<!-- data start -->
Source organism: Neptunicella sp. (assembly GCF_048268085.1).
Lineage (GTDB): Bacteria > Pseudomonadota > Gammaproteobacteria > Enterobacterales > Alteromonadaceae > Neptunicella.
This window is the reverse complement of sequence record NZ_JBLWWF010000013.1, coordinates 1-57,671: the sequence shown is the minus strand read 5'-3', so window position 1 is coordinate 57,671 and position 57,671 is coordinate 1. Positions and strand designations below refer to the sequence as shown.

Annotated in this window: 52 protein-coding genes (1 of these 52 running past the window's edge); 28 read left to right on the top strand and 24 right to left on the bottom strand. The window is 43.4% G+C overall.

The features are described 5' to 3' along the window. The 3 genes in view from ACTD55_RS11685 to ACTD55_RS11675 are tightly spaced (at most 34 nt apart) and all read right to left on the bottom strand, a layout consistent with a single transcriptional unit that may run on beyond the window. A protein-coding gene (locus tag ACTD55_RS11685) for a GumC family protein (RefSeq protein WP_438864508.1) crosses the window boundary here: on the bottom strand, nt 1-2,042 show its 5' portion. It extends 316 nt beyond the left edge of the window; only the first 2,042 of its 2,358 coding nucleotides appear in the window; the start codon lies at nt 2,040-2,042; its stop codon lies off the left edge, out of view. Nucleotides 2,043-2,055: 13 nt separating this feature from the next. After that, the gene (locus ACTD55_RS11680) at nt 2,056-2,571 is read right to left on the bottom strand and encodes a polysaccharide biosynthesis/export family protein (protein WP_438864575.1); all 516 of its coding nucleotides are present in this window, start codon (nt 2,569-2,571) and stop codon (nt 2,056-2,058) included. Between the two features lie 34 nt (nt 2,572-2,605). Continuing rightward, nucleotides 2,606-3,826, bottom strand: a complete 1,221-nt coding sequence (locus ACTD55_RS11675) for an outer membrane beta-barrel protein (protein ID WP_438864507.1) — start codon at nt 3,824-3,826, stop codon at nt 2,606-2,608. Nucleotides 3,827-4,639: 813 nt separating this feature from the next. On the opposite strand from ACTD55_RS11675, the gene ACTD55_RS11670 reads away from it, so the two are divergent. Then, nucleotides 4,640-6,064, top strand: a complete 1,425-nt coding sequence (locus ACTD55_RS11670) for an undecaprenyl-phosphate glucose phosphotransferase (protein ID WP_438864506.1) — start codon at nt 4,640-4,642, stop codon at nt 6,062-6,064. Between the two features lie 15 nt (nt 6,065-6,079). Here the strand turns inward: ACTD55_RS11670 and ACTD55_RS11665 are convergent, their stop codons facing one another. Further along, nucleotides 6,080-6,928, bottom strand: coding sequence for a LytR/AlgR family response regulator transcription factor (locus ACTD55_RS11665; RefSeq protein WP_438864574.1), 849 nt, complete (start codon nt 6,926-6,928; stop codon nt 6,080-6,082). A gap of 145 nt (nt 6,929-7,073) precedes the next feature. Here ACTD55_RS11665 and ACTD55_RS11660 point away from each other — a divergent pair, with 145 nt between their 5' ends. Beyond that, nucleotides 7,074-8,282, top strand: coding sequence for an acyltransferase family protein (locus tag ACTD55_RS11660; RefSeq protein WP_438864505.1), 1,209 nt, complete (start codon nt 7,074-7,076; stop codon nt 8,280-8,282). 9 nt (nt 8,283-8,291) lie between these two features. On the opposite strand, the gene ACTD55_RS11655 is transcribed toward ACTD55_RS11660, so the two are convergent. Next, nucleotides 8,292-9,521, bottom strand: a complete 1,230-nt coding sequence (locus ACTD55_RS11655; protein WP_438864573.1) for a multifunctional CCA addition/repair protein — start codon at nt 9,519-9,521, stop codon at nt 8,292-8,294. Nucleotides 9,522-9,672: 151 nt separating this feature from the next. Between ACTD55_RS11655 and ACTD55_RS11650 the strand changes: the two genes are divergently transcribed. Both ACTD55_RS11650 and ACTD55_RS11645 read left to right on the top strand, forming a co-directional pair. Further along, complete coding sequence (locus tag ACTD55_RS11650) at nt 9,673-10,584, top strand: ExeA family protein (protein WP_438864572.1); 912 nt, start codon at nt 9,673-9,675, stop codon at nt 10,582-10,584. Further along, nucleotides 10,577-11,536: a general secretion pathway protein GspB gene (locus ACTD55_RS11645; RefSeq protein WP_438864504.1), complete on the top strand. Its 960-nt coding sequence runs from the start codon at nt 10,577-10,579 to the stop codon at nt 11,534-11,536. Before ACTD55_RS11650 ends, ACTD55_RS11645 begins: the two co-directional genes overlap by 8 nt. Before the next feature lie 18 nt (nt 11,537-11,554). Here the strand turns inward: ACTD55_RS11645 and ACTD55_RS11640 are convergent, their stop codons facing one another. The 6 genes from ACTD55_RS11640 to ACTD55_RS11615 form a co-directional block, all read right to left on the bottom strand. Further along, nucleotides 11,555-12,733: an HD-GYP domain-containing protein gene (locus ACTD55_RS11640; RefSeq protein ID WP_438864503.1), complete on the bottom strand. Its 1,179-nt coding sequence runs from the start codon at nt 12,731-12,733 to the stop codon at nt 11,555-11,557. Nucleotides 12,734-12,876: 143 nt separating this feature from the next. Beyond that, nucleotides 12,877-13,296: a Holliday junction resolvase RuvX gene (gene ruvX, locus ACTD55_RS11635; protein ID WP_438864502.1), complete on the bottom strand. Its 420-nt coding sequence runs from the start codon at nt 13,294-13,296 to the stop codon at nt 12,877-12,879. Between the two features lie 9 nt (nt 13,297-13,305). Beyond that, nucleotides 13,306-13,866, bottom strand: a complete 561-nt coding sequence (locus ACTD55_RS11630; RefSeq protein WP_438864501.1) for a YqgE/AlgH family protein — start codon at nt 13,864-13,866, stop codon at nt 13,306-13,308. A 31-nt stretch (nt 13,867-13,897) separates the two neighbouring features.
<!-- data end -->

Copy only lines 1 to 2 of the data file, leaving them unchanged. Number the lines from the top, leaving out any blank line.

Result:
Source organism: Neptunicella sp. (assembly GCF_048268085.1).
Lineage (GTDB): Bacteria > Pseudomonadota > Gammaproteobacteria > Enterobacterales > Alteromonadaceae > Neptunicella.